Hands down, Dublin’s is our favorite place on that first warm, sunny Spring day for a long lunch, thanks to its small but sought after sidewalk cafe. Though its authentic “Irish-ness” is limited to a well-pulled pint of Guinness, corned beef & cabbage and neon shamrocks, the joint just happens to be the only neighborhood bar in the area with a kitchen that is open until 3am, every day.
Dublin’s anchors the west end of the Viagra Triangle, formed by Bellevue, State & Rush, named thus because of all the middle-aged men that flock to Tavern on Rush and related nightspots surrounding the triangular Mariano Park, and the women that—ahem—love them. Perhaps as an infuriation to real estate moguls, Dublin’s humbly stands in all of its one-story glory in the Gold Coast, the most posh area of Chicago, in front of Morton’s. A green-painted, wooden plate-glass door matches the trim on the otherwise white-stuccoed structure. And, for the record, the address is 1050 N. State..
Step into its laid-back lair, and you will find a smallish, single room with a low ceiling, and dominated by a wooden island bar in its center with high-backed wooden barstools. Green-padded booths with white linen tablecloths line the room’s perimeter and a television is never out of your line of sight, giving the place a sports bar feel. A pair of recently renovated, one-seater restrooms also used by the staff are located in the south wall.
In warm weather, the sidewalk cafe is accessible through a door in the north wall, through which you’ll find about a dozen green plastic tables and chairs all fenced in with a black-painted, wrought iron railing. The best spot is the two-top at the extreme east end, where you can observe the action in the Viagra Triangle and along Maple Street. Now that Melvin B’s and Cactus are long gone, Dublin’s takes the reins as the best outdoor seating in the entire Gold Coast.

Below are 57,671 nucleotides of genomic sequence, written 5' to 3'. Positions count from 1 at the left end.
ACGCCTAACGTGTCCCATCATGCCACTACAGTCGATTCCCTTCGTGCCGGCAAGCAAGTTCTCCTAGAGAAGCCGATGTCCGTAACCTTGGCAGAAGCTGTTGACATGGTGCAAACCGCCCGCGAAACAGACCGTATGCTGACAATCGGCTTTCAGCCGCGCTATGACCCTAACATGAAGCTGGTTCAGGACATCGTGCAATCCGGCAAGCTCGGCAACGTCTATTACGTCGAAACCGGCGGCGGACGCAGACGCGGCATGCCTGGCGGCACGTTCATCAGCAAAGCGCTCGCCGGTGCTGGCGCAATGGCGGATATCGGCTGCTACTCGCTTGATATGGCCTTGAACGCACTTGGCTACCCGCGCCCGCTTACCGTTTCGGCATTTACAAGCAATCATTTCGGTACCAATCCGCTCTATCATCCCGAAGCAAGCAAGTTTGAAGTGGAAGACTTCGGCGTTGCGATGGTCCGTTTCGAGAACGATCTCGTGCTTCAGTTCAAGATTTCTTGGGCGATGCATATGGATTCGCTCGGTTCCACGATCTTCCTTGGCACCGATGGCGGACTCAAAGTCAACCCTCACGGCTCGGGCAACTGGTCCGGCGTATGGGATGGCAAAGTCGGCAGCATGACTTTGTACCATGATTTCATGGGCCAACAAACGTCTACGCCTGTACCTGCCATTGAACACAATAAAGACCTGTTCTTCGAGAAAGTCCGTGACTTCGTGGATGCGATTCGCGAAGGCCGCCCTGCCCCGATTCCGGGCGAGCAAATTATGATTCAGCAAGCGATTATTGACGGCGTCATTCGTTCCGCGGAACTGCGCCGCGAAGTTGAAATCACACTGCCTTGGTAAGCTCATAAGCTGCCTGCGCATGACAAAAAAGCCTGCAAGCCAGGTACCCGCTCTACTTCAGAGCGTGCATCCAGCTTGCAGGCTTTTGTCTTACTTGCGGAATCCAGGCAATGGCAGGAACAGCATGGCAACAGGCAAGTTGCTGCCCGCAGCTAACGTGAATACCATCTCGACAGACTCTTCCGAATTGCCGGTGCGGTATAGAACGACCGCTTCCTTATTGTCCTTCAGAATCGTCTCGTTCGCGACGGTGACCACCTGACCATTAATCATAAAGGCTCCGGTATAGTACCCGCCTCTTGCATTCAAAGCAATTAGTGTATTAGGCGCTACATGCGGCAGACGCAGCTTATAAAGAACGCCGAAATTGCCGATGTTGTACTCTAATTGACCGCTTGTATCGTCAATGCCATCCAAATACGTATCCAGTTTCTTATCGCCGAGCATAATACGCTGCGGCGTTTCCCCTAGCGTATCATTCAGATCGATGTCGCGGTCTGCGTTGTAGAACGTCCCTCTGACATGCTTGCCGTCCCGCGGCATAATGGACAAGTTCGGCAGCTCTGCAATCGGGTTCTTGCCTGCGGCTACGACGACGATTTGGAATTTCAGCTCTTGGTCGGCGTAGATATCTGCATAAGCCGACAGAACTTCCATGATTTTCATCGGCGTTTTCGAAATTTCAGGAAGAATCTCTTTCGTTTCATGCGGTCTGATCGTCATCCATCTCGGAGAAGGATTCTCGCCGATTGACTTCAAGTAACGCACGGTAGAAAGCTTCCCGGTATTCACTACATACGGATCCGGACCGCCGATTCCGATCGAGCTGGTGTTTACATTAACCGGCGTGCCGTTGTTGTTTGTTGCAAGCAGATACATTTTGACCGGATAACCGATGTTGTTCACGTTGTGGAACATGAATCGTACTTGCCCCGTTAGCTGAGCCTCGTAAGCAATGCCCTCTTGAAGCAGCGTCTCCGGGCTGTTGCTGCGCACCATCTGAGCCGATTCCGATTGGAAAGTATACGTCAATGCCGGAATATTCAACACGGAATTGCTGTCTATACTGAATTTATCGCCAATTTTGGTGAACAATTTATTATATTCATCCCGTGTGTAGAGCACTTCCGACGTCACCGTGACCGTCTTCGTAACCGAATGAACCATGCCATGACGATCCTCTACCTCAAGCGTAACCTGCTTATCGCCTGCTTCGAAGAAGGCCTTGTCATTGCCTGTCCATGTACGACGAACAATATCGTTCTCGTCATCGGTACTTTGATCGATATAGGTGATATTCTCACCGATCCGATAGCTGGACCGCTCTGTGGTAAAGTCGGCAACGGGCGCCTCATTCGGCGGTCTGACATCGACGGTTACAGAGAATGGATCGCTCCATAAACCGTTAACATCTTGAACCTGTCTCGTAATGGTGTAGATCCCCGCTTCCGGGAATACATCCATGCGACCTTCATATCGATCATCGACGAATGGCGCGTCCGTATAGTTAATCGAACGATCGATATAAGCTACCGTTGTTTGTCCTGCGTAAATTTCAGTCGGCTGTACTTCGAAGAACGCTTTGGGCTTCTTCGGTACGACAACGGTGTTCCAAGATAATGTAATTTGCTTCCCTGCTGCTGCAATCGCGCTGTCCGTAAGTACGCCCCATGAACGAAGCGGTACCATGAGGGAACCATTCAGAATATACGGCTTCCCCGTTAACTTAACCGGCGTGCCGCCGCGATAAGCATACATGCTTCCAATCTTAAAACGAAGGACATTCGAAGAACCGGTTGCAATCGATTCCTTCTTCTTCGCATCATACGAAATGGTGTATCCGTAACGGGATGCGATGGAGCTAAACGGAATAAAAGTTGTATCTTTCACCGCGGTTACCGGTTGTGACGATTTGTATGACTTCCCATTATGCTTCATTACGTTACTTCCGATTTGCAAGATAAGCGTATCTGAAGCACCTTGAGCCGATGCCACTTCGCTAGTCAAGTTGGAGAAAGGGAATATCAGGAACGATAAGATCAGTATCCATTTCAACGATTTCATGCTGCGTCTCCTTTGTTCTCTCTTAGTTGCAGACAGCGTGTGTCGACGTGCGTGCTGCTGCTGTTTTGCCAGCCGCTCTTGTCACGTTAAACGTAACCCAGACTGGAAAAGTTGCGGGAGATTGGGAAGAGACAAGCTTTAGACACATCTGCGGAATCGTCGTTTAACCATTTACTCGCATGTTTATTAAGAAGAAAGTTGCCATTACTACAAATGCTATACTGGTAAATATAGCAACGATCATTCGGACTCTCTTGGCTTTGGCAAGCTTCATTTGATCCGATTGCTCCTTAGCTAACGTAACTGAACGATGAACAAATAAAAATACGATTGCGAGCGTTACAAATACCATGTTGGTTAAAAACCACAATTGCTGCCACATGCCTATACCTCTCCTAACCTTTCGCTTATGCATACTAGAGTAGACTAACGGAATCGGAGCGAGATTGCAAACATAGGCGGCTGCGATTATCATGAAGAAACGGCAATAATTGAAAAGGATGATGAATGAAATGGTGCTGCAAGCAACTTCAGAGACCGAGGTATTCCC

Even better than its sidewalk cafe is that Dublin’s is the only casual neighborhood bar an area filled with meat markets—of the sleazy Division Street variety or the “upscale” Viagra Triangle variety, alternating between Sugar Daddies and creepfests—and over-priced cocktail lounges and piano bars (Zebra Lounge being a notable exception). As such, the crowd consists of actual Gold Coasters mixing with the great unwashed, in the form of those of us from the North Side, suburbanites, tourists, and conventioneers. Industry folks descend after their shifts end. Chicago Bar Project note: don’t be surprised if they ask you to move to the bar after your meal if you tarry during busy times, particularly if you stop drinking. Also, keep your eye on the tab if you just ordered drinks at a table, or ordered doubles or shots – in the latter case, you may want a fellow patron that just walked in to look at it…
Dublin’s serves up an admirable selection of pub grub, of which the signature dish is the corned beef & cabbage. The corned beef is thickly cut and superb, though it is almost entirely covered by a somewhat comical, 1/8 of a head of cabbage. As you eat it, you may feel those sitting around you silently pleading for you to stop before the air quality degrades… Dublin’s also serves beer-battered fish & chips (?!?) and a selection of pastas. You’ll also find an upscale menu of appetizers, homemade soups, sandwiches, salads, as well as an array of steaks and chops (presumably to fit in with nearby Gibson’s, Morton’s and Carmine’s). The kitchen stays open to an hour before its late-night close, every night of the year.
Once Arnie’s Cafe in a former life (named after Arnie Morton, from which Morton’s Steakhouse takes its name), Dublin’s Bar & Grill is owned by the people behind Bijan Bistro (located a little further south on State). You might guess by the lack of subtlety in the name, but Dublin’s offers more of a “Chicago Irish” feel than actual Irish, in the spirit of nearby Butch McGuire’s, Emmit’s Pub (River West) and Chicago Blarney Stone (Wrigleyville). Regardless, Dublin’s is one of the first bars in Chicago where I darkened the doorstep, and one of my oldest favorites, especially after a few drinks at some of the higher priced alternatives in the area, when I find myself having to stop into Dublin’s to “cleanse my palate” with a Guinness. Go n-ithe an cat thu is go n-ithe an diabhal an cat (Gaelic: may the cat eat you and the devil eat the cat).